In 'fitness' and in health: Eugenics, public health, and marriage in the United States
Kibbe, Tina M.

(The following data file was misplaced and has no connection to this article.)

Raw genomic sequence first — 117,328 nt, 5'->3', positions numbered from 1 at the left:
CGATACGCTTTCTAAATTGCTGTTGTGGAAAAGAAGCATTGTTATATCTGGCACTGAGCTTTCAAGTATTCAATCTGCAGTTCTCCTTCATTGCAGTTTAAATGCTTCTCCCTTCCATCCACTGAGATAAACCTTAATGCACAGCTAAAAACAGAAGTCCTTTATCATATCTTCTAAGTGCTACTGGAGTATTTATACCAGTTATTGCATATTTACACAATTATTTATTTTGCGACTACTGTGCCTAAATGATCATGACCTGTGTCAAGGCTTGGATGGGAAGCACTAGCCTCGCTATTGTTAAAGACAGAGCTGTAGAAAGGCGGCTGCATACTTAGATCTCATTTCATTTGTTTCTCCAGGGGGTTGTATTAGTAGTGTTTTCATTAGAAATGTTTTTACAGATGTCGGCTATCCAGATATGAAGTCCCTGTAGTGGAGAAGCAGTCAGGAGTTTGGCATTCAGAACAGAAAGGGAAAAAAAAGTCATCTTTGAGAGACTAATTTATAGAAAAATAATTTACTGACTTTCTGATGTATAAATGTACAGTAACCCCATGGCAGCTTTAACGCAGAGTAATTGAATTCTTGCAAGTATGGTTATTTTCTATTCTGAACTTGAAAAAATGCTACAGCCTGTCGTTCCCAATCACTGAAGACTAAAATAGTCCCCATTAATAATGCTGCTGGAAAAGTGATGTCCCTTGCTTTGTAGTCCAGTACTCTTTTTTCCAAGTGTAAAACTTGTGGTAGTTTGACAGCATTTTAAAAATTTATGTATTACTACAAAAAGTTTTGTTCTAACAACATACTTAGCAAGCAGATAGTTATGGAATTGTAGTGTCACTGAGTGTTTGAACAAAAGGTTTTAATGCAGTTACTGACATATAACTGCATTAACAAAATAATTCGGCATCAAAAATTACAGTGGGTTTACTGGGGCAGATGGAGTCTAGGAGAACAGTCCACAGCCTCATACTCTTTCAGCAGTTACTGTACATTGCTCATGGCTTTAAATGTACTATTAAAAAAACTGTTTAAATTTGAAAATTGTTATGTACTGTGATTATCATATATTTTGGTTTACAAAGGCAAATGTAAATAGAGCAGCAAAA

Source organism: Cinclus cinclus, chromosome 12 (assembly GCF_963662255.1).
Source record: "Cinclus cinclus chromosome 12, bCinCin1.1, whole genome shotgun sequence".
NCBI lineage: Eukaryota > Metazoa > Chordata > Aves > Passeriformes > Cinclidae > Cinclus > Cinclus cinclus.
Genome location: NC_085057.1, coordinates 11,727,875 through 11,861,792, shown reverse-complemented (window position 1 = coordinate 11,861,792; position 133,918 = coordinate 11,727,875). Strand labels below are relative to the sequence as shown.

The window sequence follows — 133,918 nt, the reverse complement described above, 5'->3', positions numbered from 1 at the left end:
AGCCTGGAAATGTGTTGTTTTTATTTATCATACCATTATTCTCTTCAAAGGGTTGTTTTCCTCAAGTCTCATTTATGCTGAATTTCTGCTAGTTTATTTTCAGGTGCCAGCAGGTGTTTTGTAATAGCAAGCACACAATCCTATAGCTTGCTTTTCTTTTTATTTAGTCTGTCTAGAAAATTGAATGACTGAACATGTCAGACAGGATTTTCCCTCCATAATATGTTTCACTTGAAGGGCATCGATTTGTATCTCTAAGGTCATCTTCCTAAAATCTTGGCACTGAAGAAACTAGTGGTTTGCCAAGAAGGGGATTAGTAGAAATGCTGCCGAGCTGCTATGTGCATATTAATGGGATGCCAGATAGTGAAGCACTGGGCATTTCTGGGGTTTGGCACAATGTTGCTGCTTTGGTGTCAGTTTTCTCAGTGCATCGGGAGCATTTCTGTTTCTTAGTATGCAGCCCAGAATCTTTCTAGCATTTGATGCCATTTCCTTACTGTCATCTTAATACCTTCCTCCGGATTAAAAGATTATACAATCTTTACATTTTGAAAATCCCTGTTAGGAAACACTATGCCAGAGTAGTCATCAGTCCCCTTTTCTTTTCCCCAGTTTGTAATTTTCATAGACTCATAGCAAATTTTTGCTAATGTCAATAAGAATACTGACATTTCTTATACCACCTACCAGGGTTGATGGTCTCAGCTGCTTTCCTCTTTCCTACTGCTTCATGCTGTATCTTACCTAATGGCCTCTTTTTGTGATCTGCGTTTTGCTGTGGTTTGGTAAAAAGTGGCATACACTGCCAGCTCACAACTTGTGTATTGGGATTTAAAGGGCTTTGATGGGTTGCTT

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My dissertation investigates the connections between the eugenics and public health movements in the United States during the first half of the twentieth century. From the inception of both movements, eugenics and public health shared much of the same overarching ideology that America's biological health could be contained and managed through scientific and medical advancements. Although the two movements were at times at odds on some matters, at least on the surface, more often than not they intersected at significant issues and had much more in common than has heretofore been examined. In the first three decades of the twentieth century, eugenicists and public health authorities advocated coercive eugenic measures such as sterilization, segregation, marriage restriction, and limits on immigration. In addition, it was during this same period that both movements collaborated in less coercive practices such as Better Baby and Fitter Family contests. However, by 1930s the eugenics movement faced being discredited as a legitimate science. It was at this time that eugenicists began to reevaluate the public image of the movement. And as the news of the horrific Nazi programs reached the United States, eugenicists adroitly attempted to rid the movement of overt racist overtones and to enthusiastically and publicly embrace public health's contribution to societal health. Public health advocates began to drop their overt emphasis on preventing the "inferior" from procreating as well. Although eugenicists continued to embrace an ideology which placed the greatest value on inherited characteristics, they also began to acknowledge the importance of nutrition, exercise, and environment in an individual's overall "fitness" level. Therefore, eugenics ideals of the public's health and welfare became almost indistinguishable from those of public health as both movements framed their goal of improving the nation's health and fitness in positive terms. The institution of marriage provided a perfect venue for these dovetailing interests. While restrictive measures attempted to prohibit society's "unfit" from entering wedlock, positive campaigns to improve marriage and family served as a conduit for channeling "fit" citizens to fulfill their duty to reproduce the nation's future generations.